Vaginal infections were later confirmed by other groups [8,11]. We are able to readily establish infections in these disparate mucosal tissues and follow the progress of disease by QPCR examination of viral DNA in lavage samples [21]. Cytology was also very useful to monitor infections in the lower genital tract [21,22]. These noninvasive methods have proved to be powerful tools in our laboratory as they allow not only for disease progression to be tracked longitudinally but also for maximal data to be obtained from a small number of animals. Histological analyses were also conducted following sacrifice of the animals. Using these tools, we have demonstrated that:
(1) The single circumvallate papilla at the back of the mouse tongue is preferentially targeted by the virus [20]. This observation provides opportunities to study viral infections at the back of the tongue, the site of an increasing number of papillomavirus-associated human tumors [24].
(2) The vaginal and anal tracts are highly susceptible to virus infections [21,22]. This observation provides a novel in vivo model to study both anal and genital infections concurrently in the same host. These studies may reveal information that could lead to better understanding and control of corresponding human infections and diseases.
(3) Primary infections at cutaneous sites can lead to secondary infections at mucosal sites [23]. In a similar manner, secondary cutaneous infections often follow primary infections in immunocompromised mice (manuscript in press). Thus, primary infection in the oral cavity or vagina can lead to secondary infections at skin sites on the back, muzzle or tail.

3. Certain Strains of Immunocompetent Mice Are Susceptible to MmuPV1 Infection

MmuPV1 was identified in a colony of NMRI-Foxn1nu/Foxn1nu nude mice in India [5]. These mice were immunocompromised and there was interest in determining whether immunocompetent strains could also maintain infections. In this early report, the authors noted the development of small cutaneous papillomas on the back skin of immunocompetent S/RV/Cri-ba/ba (bare) mice [11,17]. These lesions regressed by eight weeks and no further analyses were conducted. Subsequently, Jiang et al. tested SKH1 (Crl: SKH1-Hrhr) mice and found that tail lesions in a subset of these animals persisted over time [18]. Uberoi et al. subjected FVB/NJ immunocompetent mice to UVB radiation and noted that, following treatment, ear lesions persisted although the mice were resistant to infection prior to irradiation [13]. In work submitted for publication from our laboratory, we observed that several immunocompetent mouse strains (e.g., C57BL6 and hairless SKH-1) mounted transient mucosal infections, which quickly regressed. However, the immunocompetent heterozygotes of inbred NU/J mice (Foxn1nu/+), outbred Hsd (Foxn1nu/+), and C57BL/6 (Foxn1nu/+) mice maintained persistent vaginal infections. Thus, it is clear that MmuPV1 infections are not restricted to immunocompromised mouse strains.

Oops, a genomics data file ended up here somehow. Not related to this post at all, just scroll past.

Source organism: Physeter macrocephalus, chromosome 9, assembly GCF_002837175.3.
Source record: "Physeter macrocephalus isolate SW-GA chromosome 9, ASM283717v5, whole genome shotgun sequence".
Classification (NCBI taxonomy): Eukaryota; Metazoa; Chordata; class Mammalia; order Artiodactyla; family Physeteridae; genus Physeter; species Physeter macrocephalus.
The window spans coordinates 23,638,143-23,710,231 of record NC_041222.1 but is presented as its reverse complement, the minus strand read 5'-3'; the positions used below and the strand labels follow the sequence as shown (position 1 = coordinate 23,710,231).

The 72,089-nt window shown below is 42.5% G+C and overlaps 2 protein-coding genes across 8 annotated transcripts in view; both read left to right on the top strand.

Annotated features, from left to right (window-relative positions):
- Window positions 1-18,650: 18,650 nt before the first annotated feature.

4. MmuPV1 Has Malignant Potential

4.1. Mouse Papillomavirus Oncogenes E6 and E7 Are Tumorigenic

As in many other papillomaviruses, the mouse papillomavirus also contains two putative viral oncogenes, E6 and E7 [6]. We have tested the tumorigenicity of these proteins in vitro and in vivo using standard methods that we have previously described [25]. Both gene products showed significantly higher proliferative activity in vitro (Figure 2A) and tumorigenicity in vivo (Figure 2C,D). A recent study showed that MmuPV1E6 shared some biochemical and functional characteristics with cutaneous HPV8 E6 including inhibiting NOTCH and TGF-β signaling as well as contributing to delayed differentiation and prolonged survival of differentiated keratinocytes [16]. MmuPV1 E6 mutants also failed to induce tumor growth in nude mice indicating that E6 contributes to papillomavirus pathogenesis and carcinogenesis [16]. White et al. noted that MmuPV1 E7 bound PTPN14, a classical nontransmembrane protein tyrosine phosphatase (PTP), as did numerous oncogenic HPV E7s [26]. These observations suggest that E7 may share oncogenic properties with the high-risk human papillomavirus E7. Much work remains to be done to further clarify the roles of MmuPV1 E6 and E7.

4.2. Cutaneous Lesions Can Develop into Cancers

Sundberg et al. reported the development of locally invasive poorly differentiated carcinomas on the dorsal skin of B6.Cg-Foxn1nu/Foxn1nu mice [11]. They noted that the tumors resembled trichoblastomas seen in humans [27]. Uberoi et al. subjected FVB/NJ immunocompetent mice to UVB radiation and subsequently infected the mice at ear and tail sites [13]. Many of the mice developed ear lesions, some of which progressed to squamous cell carcinomas. This was the first report of an MmuPV1 cancer in an immunocompetent mouse. In our laboratory, we have detected two different and spontaneously developing cutaneous skin carcinomas as secondary skin infections in Hsd:NU Foxn1nu nude mice. Taken together, these findings clearly demonstrate the malignant potential of MmuPV1 at cutaneous sites.